Monday, August 15, 2005

The Tale Of The Constipated Aardvark

The stress of puberty is the most intense natural cataclysm that a growing child has to undergo. Modern educationalists exacerbate this appalling phase of teenage life by insisting on training the mind beyond all recognition, until it aches, filled to bursting with acres of nonsensical learning that will be forgotten within a year or two, unless it happens to become key to some specialist area of our future earnings, and all this at a time when hormones and growing awareness of the limitations of our prospects are really hitting home.

The most intense year is 15-16, after which time, you can leave compulsory education if you like and join civilian life. In that year, the once-smart school uniform is shabby and exhausted, rules are for spurning, homework is now revision, and the things you could and should have learned will not help you now that exams are upon you. The hope is that you have suffered enough of the iniquities of teaching and the mindless abuse of frustrated teachers that you will exit the process gilded with certificates that will propell you towards A Better Job, or even, A Real Qualification.

Meanwhile, myself and A.G., my friend since aged 12, were busy writing a book. It probably helped us deal with the stress, though doubtless teachers and parents alike would have been alarmed at the time we were not putting into to buffing up our shiny new knowledge; but we knew that we wanted this more than "O" level English grade A, which in any case, we promptly acquired. The book was a spoof children's story, inspired by Spike Milligan and Mad Magazine and Bored of the Rings, and it was a gloriously easy and natural collaboration.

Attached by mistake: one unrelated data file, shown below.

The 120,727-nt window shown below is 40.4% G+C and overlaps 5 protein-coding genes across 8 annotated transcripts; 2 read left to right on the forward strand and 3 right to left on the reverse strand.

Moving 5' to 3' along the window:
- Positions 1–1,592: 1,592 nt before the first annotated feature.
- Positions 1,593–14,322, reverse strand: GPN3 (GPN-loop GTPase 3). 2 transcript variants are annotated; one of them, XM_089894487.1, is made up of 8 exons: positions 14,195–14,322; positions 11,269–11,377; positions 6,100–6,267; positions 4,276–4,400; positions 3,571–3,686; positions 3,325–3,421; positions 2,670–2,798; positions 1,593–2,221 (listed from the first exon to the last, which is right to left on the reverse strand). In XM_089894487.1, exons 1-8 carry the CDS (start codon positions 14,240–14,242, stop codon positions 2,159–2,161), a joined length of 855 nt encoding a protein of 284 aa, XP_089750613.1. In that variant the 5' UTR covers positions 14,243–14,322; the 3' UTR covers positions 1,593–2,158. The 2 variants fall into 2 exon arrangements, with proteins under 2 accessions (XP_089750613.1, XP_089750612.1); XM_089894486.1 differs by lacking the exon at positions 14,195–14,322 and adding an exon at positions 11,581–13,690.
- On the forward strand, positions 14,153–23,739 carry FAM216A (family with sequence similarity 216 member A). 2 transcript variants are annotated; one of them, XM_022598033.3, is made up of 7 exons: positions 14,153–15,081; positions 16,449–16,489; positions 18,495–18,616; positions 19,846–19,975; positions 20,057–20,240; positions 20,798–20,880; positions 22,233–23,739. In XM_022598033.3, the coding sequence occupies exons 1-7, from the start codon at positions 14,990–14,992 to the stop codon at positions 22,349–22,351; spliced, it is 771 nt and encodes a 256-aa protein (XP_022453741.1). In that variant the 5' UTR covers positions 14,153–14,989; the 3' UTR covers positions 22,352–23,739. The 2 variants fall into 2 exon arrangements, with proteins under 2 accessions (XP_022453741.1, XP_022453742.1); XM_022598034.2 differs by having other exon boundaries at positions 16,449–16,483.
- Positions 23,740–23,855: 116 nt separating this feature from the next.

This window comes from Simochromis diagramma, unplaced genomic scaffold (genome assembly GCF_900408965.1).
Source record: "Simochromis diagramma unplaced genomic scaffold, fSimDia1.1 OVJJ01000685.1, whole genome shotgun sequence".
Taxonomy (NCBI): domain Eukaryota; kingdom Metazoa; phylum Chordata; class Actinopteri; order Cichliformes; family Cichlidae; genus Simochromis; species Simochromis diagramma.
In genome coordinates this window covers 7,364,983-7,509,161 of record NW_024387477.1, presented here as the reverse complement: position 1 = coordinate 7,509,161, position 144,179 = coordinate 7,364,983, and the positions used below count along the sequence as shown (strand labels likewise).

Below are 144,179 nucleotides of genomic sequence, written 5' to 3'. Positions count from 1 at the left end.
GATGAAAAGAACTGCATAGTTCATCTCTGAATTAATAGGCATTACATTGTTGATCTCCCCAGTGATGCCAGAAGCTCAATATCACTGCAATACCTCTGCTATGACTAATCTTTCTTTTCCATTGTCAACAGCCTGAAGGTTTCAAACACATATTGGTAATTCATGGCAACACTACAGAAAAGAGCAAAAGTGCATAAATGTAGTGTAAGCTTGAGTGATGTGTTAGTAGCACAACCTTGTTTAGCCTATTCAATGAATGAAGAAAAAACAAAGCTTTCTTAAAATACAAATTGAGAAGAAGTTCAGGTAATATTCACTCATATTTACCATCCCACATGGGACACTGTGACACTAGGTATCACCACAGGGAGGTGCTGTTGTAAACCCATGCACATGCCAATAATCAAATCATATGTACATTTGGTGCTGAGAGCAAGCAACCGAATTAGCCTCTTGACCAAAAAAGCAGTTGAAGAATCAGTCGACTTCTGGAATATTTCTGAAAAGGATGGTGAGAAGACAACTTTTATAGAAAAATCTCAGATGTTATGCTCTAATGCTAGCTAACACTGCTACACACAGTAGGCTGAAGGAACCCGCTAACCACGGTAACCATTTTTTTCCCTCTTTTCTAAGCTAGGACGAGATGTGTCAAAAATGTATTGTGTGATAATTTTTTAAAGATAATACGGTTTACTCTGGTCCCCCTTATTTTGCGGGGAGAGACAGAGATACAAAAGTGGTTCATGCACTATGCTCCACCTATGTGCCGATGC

Thus The Tale of the Constipated Aardvark came into being, the story of Willy and his search for healing. In the harried, too-swift mornings, we would pass each other the blue-ruled school exercise book, eager to see what the other had contributed. The book was taken home, continued and returned, and over the weeks of stress, which lead some boys to fight, others to lethargy, and deep depression, A.G. was churning the story out with a degree of relish and wit, and I was illustrating the pages as they came. As we progressed, the book took on a life of its own, and became a thing of beauty, a moral tale full of teenage jokes with surprisingly astute social commentary about racism, cross-dressing, homophobia, stereotyping, beer, and the search for lasting wisdom.

Willy's quest for healing took him a journey from the Somalia to South Africa. My quest for healing took me into my first sexual relationship and thence to a life of romantic disappointment, glandular fever and social chaos. A.G., ever desperate, semi-apologised to me a few months later as he confessed he had moved in upon my ex, in order to provide not just a shoulder to cry on, but also his penis to suck. And so, this tale of not-much-innocence was not to be repeated, eaten up as it was by the onset of adult life with its cares and concerns and selfishness.

I learned two decades later that A.G., having had a long-lasting career at the heart of government, went AWOL one time for a few weeks, and his family and colleagues were seriously worried about him.

He returned, of course, and had they asked me, I would have explained to them that he was simply on a mission to find the Wisest Aardvark Of Them All, and be cured of his constipation.

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1 Comments:

At 11:12 PM, Blogger Jay quoth...

Just lovely.

 

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